What Leadership Means to Student Tiara Celestine, Winner of LCU Award

Share on
Tiara Celestine poses with her award.
Tiara Celestine at the LCU Leadership Awards. (Photo: Jenna Bascom)

Leadership comes in many forms, but all leaders share a capacity to bring a community together and guide others toward a common goal. Lehman College student Tiara Celestine is one such leader, recognized on Oct. 12 by the LCU Fund for Women’s Education with the President’s Award for Excellence in Leadership.

A senior social work major, Celestine returned to college as an adult through the Adult Degree Program, and like many students at Lehman, she is a working single mother. After one of her three children was diagnosed with autism spectrum disorder (ASD), she discovered the unique challenges children of color with ASD face, most prominently, a lack of services.

Undaunted, she learned to navigate a complex city bureaucracy—while enrolled in college and holding down a job—to ensure her son received the support to which he was entitled. That was also the first time LCU came through for Tiara, offering a grant to help pay her rent.

It was a powerful investment. Now, her success has made her a role model, a source of knowledge, and a resource for parents and children in similar circumstances.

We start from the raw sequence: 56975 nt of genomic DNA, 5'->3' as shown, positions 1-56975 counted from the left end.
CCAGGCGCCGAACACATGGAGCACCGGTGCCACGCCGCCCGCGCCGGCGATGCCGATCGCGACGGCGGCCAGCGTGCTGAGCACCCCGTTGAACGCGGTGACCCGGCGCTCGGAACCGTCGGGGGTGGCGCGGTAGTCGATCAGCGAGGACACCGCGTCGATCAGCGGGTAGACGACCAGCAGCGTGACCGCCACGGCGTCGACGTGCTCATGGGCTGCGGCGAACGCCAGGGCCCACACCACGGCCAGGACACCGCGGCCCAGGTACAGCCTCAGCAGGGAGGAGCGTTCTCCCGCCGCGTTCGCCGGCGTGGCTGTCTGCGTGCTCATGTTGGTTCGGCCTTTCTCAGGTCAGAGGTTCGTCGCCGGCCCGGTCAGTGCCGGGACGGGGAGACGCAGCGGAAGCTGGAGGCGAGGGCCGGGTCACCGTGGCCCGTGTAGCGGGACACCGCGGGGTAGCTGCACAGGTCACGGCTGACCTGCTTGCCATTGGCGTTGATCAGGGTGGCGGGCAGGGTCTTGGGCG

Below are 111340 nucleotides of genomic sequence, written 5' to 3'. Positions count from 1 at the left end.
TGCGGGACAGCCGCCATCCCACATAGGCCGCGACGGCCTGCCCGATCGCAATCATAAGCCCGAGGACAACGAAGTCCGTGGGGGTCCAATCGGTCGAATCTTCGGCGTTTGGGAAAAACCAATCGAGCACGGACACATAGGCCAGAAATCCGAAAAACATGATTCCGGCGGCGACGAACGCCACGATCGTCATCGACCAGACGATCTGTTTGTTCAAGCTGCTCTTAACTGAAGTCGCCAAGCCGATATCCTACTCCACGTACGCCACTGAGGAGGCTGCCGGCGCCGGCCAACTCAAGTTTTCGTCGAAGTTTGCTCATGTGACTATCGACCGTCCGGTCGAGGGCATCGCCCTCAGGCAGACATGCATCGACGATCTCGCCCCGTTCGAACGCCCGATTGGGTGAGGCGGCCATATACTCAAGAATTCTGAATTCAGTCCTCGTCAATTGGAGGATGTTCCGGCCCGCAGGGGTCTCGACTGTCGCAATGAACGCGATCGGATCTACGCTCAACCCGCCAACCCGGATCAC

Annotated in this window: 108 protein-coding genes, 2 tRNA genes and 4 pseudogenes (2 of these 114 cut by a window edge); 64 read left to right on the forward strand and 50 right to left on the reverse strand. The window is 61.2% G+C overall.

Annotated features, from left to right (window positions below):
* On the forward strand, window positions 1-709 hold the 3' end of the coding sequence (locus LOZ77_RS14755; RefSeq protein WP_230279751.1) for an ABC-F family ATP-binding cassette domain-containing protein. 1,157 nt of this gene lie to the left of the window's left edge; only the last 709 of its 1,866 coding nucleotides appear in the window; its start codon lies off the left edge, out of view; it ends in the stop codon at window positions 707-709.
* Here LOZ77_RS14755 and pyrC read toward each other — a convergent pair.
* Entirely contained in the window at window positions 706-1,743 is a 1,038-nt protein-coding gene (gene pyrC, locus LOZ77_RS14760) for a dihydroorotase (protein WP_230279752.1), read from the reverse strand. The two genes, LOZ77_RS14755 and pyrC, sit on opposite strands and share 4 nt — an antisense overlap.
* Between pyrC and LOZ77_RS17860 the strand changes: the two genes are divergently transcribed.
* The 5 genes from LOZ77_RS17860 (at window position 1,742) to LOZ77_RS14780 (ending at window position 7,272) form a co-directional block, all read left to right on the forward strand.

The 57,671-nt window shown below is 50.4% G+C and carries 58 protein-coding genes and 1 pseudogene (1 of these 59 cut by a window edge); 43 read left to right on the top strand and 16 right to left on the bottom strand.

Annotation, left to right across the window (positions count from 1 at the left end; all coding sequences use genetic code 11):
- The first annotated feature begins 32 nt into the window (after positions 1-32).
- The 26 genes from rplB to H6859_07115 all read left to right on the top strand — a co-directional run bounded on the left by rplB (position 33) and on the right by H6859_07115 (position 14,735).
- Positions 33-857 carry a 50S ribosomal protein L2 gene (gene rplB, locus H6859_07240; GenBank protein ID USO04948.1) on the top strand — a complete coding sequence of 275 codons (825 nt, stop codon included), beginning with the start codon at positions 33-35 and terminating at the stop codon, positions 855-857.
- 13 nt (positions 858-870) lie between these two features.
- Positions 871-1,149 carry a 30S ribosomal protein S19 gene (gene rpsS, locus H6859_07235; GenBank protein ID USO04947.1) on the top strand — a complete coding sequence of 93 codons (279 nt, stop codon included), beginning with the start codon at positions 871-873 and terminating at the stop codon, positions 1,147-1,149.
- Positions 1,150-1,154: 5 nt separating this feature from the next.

“As a mom of a child who is on the spectrum, I know how hard it is to navigate services on your own,” said Celestine. “At my son’s school, I’ve gotten parents and faculty members through the Early Intervention process.”

In her nomination letter, Jaye Jones, Lehman’s Director of Student Support, wrote that “one of Tiara’s most commendable attributes is her ability to take the initiative when faced with difficulties. Her leadership, dedication, and ability to inspire others are exceptional and reflect a strong sense of responsibility to her community.”

Celestine is on track to graduate in Spring 2024. Her next goal, she said, is a master’s degree in social work, and eventually a clinical license. She’ll also continue to work on behalf of individuals with ASD.

“Being a leader means advocating for those who are not able to, or may be afraid to speak up for themselves,” she said. “When I became my son’s advocate, I became a leader.”

The LCU Fund awards grants to selected New York City colleges for emergency grants to help women scholars with housing insecurity. Lehman has had a 22-year history with LCU and has received $1,183,800 to date. Tiara’s newest award is for a scholar in her final year of studies who has demonstrated outstanding leadership skills.